Moreover, in places like the poles, sunlight is more scarce because of its position. That is why there is the concept of the night and the polar day. Due to the movement of the earth, there are summer and winter, moments in which sunlight affects a certain territory differently.
Sunlight affects living beings as it allows plants to perform photosynthesis. On the other hand, light plays an important role in the development of animals, some of which live in places with poor visibility where they develop a more acute vision than the human being.
Air is a mixture of gases that forms the Earth's atmosphere around the planet Earth by the action of gravity. Air is essential for life on the planet which combines nitrogen (78%), oxygen (21%) and other substances (1%). In this line, plants clean the air, as they breathe carbon and expel oxygen, while animals breathe oxygen.
In places where there are few trees and lots of pollution, the air is dirty and causes diseases to the animals that breathe it. For example, each year air pollution is measured by international organizations, with air being considered between 0 and 50 when air is clean.
On the other hand, the air concentration is different in places according to their altitude or their level under the sea, that is why not all the animals can live in any ecosystem.
For example, the very high places the amount of oxygen is lower and it is difficult for people and other animals to breathe. At the bottom of the sea, the air concentration is also lower.
It is a substance formed by two atoms of hydrogen and one of oxygen which is essential for all forms of life.
It is present in the universe in one of its forms: liquid as water, gaseous as vapor or solid as ice. The amount of water in different ecosystems varies and for this reason only some animals, whose eating habits agree with the habitat, will be able to survive.
It is the surface of the earth's crust that comes from the physical and chemical alteration of the rocks and the residues of the living beings that inhabit it.
Soil is formed from many processes, such as wind deposition, sedimentation, weathering, and others. Soil is an inorganic substrate that is enriched with organic material, such as the remains of dead animals.
These remains interact with water, air and sunlight and are also affected by external geological processes. Soils are classified according to their structure and physical characteristics. And in turn there are divisions depending on their fertility or the climatic conditions of the region.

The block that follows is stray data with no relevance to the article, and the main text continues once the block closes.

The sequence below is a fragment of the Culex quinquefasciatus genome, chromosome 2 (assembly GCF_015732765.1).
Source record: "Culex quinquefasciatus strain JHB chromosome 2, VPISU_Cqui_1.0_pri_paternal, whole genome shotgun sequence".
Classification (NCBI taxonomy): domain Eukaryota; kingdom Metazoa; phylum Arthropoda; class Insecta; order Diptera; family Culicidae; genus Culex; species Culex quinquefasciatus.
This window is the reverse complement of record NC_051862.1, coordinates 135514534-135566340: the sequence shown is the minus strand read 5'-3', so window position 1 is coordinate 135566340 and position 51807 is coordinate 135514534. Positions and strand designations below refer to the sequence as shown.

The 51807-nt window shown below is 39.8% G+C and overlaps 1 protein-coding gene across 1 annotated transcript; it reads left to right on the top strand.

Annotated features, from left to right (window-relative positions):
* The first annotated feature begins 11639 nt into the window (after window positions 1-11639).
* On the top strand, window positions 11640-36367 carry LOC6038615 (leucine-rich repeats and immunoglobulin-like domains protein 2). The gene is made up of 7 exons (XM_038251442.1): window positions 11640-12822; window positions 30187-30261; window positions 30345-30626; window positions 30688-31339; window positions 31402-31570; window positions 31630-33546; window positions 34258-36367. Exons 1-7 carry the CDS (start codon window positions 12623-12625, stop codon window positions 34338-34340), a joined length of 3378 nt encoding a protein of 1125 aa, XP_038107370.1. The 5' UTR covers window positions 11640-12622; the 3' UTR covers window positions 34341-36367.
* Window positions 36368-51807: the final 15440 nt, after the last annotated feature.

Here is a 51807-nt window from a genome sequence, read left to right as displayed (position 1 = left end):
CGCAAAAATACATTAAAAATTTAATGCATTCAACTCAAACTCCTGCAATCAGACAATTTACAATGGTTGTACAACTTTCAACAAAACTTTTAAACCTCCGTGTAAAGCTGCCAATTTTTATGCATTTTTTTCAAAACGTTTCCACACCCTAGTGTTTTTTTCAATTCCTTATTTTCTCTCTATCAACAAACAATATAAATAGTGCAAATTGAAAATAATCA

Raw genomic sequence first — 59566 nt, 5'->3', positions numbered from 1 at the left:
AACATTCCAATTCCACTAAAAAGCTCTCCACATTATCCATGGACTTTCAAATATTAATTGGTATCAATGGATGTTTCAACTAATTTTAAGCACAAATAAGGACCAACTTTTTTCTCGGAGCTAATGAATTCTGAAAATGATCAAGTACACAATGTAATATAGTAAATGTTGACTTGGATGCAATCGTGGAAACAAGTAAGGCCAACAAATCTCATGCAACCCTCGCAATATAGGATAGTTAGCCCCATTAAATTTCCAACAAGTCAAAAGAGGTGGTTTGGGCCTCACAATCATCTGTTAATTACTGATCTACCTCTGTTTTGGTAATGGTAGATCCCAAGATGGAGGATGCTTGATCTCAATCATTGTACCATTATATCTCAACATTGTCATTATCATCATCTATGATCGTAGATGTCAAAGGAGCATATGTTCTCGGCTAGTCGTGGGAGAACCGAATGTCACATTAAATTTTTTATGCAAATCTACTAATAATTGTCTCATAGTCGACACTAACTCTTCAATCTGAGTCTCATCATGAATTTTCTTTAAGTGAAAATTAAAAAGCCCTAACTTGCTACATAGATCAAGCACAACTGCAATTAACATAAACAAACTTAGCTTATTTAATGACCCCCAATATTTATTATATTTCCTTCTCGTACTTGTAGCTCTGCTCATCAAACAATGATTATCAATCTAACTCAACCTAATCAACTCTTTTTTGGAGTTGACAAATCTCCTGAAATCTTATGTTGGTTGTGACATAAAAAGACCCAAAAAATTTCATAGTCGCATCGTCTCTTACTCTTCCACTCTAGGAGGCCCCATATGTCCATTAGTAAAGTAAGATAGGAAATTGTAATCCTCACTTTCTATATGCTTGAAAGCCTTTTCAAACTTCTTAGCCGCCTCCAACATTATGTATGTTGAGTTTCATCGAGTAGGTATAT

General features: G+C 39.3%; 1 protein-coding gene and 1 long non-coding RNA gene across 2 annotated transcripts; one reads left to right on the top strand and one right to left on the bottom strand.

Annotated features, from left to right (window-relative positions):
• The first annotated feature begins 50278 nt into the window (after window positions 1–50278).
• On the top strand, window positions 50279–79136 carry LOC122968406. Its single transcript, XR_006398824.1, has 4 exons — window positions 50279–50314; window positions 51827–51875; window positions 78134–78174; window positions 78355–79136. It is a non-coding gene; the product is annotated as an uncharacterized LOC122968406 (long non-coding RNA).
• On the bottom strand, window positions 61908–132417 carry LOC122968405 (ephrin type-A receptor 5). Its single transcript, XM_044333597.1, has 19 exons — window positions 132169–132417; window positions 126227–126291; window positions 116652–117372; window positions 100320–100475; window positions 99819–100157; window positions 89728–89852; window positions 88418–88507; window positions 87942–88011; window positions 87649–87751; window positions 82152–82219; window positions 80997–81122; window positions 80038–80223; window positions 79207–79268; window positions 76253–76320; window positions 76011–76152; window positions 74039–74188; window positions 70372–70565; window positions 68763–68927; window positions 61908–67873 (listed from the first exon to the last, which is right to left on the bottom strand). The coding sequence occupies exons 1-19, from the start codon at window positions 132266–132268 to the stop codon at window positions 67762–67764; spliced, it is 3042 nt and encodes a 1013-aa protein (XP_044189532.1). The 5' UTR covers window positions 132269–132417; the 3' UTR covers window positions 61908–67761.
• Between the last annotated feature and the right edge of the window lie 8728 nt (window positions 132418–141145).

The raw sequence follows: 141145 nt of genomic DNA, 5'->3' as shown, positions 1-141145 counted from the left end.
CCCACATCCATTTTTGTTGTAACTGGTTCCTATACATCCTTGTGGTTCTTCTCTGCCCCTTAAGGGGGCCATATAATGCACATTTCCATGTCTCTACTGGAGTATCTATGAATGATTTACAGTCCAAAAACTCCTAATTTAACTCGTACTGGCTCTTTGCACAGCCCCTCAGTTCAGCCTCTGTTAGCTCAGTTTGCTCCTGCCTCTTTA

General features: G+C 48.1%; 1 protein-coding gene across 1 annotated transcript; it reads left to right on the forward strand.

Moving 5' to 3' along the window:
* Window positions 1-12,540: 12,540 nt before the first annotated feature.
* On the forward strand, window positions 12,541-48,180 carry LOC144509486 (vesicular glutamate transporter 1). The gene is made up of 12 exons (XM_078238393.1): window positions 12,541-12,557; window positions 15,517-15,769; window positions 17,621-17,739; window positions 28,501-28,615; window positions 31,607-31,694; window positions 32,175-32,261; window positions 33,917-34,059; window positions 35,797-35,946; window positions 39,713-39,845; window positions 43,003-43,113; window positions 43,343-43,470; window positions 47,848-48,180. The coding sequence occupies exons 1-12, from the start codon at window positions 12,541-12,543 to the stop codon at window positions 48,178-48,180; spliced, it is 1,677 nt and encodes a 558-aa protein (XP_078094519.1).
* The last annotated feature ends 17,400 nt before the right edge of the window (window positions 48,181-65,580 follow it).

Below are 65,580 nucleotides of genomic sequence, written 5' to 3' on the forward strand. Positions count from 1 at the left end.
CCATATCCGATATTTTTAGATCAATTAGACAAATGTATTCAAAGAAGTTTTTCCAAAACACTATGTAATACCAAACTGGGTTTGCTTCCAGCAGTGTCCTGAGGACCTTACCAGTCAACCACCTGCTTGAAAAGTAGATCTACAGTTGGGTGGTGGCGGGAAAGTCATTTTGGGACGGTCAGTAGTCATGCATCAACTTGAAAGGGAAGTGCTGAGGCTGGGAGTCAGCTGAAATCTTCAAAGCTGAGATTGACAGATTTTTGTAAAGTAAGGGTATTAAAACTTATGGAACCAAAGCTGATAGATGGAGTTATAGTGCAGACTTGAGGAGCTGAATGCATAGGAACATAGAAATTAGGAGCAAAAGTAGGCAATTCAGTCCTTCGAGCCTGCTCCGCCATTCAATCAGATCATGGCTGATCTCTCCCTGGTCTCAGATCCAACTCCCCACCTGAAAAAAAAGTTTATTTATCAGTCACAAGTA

Climate is a weather statistic that is measured by assessing temperature, humidity, atmospheric pressure, wind, precipitation, and other meteorological variables in a given region.
The climate of a region is generated by the climate system and consists of five components: the atmosphere, the hydrosphere, the cryosphere, the lithosphere and the biosphere. There are three types of climate: cold, temperate and warm.
Climate plays an important role for the lives of animals. For example, abrupt changes in climate in the ecosystem can cause an animal population to disappear or migrate to another place, thus becoming an invasive population.
The terrestrial relief refers to the forms of the earth's crust or lithosphere on the surface. The terrestrial relief types are: plains (medianplains and plateaus), eminences (hills and mountains) and depressions and basins (marine grave and valley).
It is important to remember that the relief evolves thanks to internal or endogenous geological processes such as volcanic activity, seismic and orogenesis and external or exogenous geological processes such as weathering and denudation of rocks.
The pH measures the acidity or alkalinity. The pH indicates the hydrogen ions present in certain solutions. The quality of the water and the soil depends on the pH they have.
For example, soil pH determines the color of flowers and trees. Water with very high pH causes turbidity and irritation of eyes, ears, nose and throat in humans.